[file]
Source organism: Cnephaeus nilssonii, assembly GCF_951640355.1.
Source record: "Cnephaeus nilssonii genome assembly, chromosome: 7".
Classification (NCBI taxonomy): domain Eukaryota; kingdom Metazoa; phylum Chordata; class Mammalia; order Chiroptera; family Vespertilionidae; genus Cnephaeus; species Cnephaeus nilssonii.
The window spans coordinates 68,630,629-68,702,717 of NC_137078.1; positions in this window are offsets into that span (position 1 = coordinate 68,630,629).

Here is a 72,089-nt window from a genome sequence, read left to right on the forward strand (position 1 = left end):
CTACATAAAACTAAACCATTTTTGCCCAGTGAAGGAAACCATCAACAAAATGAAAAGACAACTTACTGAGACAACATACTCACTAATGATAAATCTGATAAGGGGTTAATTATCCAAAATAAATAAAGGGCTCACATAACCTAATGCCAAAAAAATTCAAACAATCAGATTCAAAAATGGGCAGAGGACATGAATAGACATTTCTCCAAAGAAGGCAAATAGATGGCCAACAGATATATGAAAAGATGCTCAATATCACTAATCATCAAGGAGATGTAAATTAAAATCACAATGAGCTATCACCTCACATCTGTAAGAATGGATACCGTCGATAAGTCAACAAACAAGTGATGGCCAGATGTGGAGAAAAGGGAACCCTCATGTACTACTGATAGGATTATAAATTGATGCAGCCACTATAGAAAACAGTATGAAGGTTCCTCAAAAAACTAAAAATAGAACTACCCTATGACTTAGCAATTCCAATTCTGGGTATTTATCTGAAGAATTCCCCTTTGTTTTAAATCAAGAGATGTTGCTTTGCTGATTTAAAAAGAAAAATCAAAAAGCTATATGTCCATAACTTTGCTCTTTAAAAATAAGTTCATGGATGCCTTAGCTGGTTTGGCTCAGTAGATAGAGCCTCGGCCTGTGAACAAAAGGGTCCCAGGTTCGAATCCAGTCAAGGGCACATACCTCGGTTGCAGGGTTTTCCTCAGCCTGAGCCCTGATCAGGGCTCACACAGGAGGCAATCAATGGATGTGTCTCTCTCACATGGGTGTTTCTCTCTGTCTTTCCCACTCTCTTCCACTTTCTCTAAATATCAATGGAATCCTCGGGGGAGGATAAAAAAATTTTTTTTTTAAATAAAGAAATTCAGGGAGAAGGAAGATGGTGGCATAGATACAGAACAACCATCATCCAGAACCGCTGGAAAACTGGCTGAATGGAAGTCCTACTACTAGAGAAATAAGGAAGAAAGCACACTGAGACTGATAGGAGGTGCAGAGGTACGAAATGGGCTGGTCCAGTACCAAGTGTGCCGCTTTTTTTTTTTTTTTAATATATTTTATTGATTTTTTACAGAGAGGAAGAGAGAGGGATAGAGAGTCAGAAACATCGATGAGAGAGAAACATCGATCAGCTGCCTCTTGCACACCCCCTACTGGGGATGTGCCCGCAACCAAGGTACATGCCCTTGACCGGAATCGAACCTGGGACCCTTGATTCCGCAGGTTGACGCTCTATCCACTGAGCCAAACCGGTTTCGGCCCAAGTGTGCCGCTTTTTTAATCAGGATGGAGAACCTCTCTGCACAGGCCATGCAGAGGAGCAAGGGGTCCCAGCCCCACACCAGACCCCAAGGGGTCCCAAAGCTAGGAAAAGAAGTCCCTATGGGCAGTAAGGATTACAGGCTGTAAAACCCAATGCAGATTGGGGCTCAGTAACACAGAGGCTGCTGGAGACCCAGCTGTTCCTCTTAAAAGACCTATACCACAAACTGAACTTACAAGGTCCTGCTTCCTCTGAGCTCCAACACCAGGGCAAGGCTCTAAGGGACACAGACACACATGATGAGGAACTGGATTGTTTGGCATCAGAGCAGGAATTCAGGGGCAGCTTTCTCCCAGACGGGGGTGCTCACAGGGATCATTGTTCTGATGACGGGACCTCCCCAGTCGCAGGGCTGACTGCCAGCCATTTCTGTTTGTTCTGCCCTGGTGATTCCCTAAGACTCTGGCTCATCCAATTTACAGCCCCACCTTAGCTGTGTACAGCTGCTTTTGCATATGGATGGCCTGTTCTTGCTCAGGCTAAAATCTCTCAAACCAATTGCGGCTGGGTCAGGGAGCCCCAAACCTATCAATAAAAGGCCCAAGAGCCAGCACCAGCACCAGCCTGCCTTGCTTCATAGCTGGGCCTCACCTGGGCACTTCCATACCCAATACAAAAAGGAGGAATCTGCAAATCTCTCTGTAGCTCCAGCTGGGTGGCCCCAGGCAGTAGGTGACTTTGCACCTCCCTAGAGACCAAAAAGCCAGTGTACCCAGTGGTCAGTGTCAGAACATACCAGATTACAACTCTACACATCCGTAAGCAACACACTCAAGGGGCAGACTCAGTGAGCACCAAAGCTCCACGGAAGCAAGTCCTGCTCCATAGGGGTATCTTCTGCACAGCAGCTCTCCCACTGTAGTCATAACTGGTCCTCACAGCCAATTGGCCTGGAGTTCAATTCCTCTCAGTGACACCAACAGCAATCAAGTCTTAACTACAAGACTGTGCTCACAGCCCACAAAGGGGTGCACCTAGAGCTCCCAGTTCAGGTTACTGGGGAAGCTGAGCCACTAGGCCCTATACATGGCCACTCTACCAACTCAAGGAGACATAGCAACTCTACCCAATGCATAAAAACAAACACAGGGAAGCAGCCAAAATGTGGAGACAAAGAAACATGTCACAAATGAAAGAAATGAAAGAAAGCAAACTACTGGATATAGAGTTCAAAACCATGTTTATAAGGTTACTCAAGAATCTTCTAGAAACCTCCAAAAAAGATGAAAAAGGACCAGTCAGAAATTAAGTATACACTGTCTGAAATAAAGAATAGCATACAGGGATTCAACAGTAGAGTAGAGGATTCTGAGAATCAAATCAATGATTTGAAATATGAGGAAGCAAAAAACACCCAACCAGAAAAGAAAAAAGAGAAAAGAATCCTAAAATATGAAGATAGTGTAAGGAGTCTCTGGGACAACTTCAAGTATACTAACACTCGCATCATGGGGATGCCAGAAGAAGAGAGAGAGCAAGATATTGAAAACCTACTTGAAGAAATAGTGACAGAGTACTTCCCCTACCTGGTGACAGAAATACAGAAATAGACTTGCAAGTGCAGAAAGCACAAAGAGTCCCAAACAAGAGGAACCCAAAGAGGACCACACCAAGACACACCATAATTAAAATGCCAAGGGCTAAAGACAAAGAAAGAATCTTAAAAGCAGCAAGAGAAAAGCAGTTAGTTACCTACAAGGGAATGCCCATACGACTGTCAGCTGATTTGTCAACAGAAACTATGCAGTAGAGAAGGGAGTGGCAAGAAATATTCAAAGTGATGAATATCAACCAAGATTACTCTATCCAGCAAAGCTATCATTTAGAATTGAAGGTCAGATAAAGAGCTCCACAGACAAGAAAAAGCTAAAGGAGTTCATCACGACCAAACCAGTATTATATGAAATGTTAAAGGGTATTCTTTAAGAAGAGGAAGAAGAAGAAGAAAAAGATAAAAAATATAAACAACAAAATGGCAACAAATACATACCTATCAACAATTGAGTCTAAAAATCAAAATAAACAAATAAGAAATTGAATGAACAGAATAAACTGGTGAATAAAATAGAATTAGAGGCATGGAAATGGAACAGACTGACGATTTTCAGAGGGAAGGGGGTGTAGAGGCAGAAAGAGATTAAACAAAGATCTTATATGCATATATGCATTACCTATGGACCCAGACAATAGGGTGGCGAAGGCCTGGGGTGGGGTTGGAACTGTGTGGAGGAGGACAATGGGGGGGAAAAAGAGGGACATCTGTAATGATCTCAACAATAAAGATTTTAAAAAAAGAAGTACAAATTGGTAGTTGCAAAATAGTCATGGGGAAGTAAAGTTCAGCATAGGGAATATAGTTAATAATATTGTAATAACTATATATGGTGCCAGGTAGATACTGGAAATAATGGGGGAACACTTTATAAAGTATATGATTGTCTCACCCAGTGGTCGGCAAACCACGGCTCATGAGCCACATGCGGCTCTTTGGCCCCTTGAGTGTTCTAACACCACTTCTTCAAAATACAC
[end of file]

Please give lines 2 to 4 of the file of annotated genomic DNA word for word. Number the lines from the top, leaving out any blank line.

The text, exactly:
Source record: "Cnephaeus nilssonii genome assembly, chromosome: 7".
Classification (NCBI taxonomy): domain Eukaryota; kingdom Metazoa; phylum Chordata; class Mammalia; order Chiroptera; family Vespertilionidae; genus Cnephaeus; species Cnephaeus nilssonii.
The window spans coordinates 68,630,629-68,702,717 of NC_137078.1; positions in this window are offsets into that span (position 1 = coordinate 68,630,629).